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The Photo on the Left above shows a Sony A7II full frame mount with sensor below, the photo on the Right shows the same camera with a STC 720nm Clip In Filter sitting just above the sensor and 2-3 mm below the level of the electronic lens contacts. No Sony NEX, FE or E Mount lens should ever protude into the mount past that little ridge below the electronic contacts, but some very specialised lenses via an adaptor may, so be very careful if using Biogon style lenses, if any of the lens protudes back past the mechanical parts of the lens mount!!

Now the STC Clip In filters are available for the Sony a5000/a6000 series cameras, I have had some feedback from early users, they work OK, but unlike the Full Frame ones that I use, they do not hold in place on their own, so can fall out during lens changing. This seems to be because they rely on the lens to hold them on place, which is also a problem when using non E Mount lenses via an adaptor. Manual lenses or adaptors without electronic contacts are not going to be suitable with these clip in filters unless they can be held in place by something else. [The Metabones adaptor is apparently OK I'm told, as it does have the electronic contacts.]

Conversion Prices as at 20/8/2021;

 

Sony

 

Full Spectrum Conversion; Nex 3, 3N, F3, 5, 5N, 5R, 5T, a5000 - £135

                                          a6000, Nex 6, 7 - £190

                                          A7, A7R, A7S - £200

                                          a6300 - £250

                                          A7RII, A7SII - £250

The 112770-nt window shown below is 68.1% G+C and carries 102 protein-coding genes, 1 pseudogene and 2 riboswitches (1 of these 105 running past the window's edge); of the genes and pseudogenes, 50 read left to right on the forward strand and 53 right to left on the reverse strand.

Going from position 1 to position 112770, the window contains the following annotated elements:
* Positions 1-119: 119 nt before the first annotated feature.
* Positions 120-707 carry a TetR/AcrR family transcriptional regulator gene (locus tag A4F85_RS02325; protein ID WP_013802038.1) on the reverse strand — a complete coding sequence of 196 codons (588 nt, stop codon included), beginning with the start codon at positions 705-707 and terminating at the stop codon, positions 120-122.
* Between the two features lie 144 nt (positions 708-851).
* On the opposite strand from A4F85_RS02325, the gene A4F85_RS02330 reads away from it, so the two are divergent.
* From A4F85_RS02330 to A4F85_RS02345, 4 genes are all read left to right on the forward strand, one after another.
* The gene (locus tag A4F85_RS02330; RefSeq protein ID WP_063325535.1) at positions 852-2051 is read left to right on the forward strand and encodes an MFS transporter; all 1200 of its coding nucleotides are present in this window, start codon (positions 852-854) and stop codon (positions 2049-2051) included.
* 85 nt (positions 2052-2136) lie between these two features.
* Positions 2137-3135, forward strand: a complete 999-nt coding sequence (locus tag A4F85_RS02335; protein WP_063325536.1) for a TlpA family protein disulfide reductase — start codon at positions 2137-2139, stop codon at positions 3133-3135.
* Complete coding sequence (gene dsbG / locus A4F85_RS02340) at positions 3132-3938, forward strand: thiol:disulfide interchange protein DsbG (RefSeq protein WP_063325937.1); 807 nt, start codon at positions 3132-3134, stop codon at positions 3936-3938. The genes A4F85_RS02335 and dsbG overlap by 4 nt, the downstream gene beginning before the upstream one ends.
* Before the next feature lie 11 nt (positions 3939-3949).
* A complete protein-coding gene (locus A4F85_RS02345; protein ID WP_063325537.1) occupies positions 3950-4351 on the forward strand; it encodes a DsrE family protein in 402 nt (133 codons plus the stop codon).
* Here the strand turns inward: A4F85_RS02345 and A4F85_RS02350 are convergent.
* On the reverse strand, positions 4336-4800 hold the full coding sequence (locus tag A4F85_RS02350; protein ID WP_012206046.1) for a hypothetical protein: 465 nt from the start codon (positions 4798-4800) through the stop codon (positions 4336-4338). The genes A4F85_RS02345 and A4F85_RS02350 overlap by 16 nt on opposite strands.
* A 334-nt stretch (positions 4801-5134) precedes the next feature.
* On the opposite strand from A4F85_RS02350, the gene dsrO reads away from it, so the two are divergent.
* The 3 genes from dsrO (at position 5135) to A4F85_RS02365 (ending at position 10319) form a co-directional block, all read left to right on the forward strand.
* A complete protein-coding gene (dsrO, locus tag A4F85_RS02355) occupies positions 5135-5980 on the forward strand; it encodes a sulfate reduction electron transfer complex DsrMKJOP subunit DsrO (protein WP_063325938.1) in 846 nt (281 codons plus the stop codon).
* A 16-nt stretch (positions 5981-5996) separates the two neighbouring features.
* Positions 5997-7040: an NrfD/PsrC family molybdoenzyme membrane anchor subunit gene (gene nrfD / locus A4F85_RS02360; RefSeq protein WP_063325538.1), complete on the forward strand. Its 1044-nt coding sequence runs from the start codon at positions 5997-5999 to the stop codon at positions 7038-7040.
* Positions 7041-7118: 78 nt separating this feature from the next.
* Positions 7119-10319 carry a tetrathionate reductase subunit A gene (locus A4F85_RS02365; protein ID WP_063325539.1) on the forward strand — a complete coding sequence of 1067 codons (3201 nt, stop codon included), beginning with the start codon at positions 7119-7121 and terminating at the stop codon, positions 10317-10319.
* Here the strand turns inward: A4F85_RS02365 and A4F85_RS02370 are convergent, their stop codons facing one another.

A7II, A7III, A7RIII, A7SIII, A7RIV - £290

590/665/720/850nm IR Conversions* available at £40 extra for APS-C Sensor cameras and £60 Extra* for Full Frame Sensor Cameras - *Or Full Spectrum Conversions with Fused Silica Glass - Special Order for Native Ultra Wide Angle lenses.  -   H-Alpha Special Astro Conversions by Quotation

Full Spectrum or IR Conversion; Sony RX1 - £350

 

Fujifilm

 

All Fujifilm X Series Interchangable Lens Cameras; e.g. X-E1, X-E2, X-T10, X-T20, X-T100, X-T1, X-T2, X-Pro1, X-Pro2

 

Full Spectrum Conversion; £240

590/665/720/850nm IR Conversion; £240

 

Canon

 

Full Spectrum Conversion; EOS M - £125

                                          EOS M10, M100, M200 - £160

                                          EOS M5, M6, M50 - £190 -

                                          EOS M3 not Recommended due to Banding

590/665/720/850nm IR Conversions available at £40 extra for Canon EOS M Series APS-C Sensor cameras

 

Full Spectrum or IR Conversion; EOS RP £350

 

Nikon

Z Series Cameras; e.g. Z7,Z6, Z50 etc - Full Spectrum Conversion - £290 or IR Conversion - £350

 

Return Postage

 

UK Special Delivery inc. upto £1000 Insurance - £12

Rest of the World - International Tracked UPS inc. upto £1000 Insurance - £75

EU - Royal Mail International Tracked inc. upto £250 Insurance - £40

 

To Order Manually [If Not Via Web Shop]

 

Please email me at alan@infraredcameraconversions.com to discuss converting your camera and I will send a PayPal Invoice to cover the conversion cost when your camera arrives. The conversion will normally only take 2-3 days, I will email tracking details when the camera is ready to return.

 

Send to;

 

Alan Burch

Woody Bay House

9 Fishers

St Lawrence

Ventnor

Isle of Wight

PO38 1UU.

United Kingdom.

 

If sending a camera from abroad including the EU, please attach a Customs Declaration Form to the outside of the package and Declare " Camera for Repair and Return" and put a value of £10.00. This will ensure no taxes are charged coming in to the UK. The camera will be returned to sender if UK import taxes are requested.